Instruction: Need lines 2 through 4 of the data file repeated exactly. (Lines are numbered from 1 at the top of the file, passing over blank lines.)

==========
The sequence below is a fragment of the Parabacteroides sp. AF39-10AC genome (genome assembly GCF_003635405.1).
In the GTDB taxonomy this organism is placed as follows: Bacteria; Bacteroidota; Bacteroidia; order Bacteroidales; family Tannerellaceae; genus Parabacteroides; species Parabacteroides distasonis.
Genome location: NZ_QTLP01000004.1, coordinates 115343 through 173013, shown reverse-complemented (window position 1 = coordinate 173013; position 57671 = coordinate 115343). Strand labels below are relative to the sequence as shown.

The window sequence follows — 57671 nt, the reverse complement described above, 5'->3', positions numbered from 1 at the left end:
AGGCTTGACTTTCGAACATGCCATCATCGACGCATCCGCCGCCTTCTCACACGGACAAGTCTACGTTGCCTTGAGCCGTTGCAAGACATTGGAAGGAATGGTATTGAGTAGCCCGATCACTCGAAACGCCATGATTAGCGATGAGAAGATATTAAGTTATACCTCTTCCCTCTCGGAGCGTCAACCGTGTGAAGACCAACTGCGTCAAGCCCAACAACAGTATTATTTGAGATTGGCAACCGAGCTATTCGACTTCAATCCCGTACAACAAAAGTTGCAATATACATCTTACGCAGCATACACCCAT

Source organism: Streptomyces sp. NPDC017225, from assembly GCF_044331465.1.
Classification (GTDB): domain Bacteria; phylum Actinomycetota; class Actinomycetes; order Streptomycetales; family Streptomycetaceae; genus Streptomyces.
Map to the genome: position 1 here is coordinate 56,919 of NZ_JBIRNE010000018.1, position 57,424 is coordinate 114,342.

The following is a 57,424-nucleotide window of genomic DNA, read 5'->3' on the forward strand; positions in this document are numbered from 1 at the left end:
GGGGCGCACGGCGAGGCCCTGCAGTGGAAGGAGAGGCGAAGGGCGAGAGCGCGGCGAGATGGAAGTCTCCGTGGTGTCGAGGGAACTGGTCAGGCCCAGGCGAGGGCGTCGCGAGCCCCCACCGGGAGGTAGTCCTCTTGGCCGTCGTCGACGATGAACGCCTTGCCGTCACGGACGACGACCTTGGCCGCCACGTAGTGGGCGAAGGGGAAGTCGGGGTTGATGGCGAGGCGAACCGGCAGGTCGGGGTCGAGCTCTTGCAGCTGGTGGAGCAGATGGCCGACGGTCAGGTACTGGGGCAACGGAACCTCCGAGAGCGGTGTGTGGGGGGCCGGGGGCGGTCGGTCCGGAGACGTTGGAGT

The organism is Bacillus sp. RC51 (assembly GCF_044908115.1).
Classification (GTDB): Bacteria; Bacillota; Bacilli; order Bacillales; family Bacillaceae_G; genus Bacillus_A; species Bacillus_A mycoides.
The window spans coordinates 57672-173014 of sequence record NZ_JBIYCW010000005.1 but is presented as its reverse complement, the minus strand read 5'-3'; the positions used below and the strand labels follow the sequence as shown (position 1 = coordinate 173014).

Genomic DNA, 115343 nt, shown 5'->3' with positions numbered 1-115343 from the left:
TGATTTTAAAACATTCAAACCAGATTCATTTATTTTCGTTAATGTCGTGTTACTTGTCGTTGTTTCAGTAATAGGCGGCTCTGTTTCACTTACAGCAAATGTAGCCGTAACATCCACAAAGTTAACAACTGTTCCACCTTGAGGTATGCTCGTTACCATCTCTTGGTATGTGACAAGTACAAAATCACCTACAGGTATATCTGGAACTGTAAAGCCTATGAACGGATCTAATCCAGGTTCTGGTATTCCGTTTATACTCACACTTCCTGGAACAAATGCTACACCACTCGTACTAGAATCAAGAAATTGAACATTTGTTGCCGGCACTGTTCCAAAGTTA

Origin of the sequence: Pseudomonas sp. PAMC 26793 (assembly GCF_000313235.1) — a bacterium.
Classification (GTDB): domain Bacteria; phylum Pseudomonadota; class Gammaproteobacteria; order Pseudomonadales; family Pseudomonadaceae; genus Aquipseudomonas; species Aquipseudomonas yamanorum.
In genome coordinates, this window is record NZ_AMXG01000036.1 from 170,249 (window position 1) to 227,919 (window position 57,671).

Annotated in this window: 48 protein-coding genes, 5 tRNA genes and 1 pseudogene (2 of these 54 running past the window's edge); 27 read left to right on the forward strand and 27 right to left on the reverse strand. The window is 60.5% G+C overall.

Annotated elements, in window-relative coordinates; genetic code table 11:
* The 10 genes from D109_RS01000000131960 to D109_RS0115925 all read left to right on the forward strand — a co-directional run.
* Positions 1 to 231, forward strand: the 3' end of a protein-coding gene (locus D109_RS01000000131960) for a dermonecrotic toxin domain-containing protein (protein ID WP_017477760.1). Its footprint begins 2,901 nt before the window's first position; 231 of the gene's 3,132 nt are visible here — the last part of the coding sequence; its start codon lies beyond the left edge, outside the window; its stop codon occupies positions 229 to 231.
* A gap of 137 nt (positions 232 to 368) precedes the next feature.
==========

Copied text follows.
In the GTDB taxonomy this organism is placed as follows: Bacteria; Bacteroidota; Bacteroidia; order Bacteroidales; family Tannerellaceae; genus Parabacteroides; species Parabacteroides distasonis.
Genome location: NZ_QTLP01000004.1, coordinates 115343 through 173013, shown reverse-complemented (window position 1 = coordinate 173013; position 57671 = coordinate 115343). Strand labels below are relative to the sequence as shown.

The window sequence follows — 57671 nt, the reverse complement described above, 5'->3', positions numbered from 1 at the left end: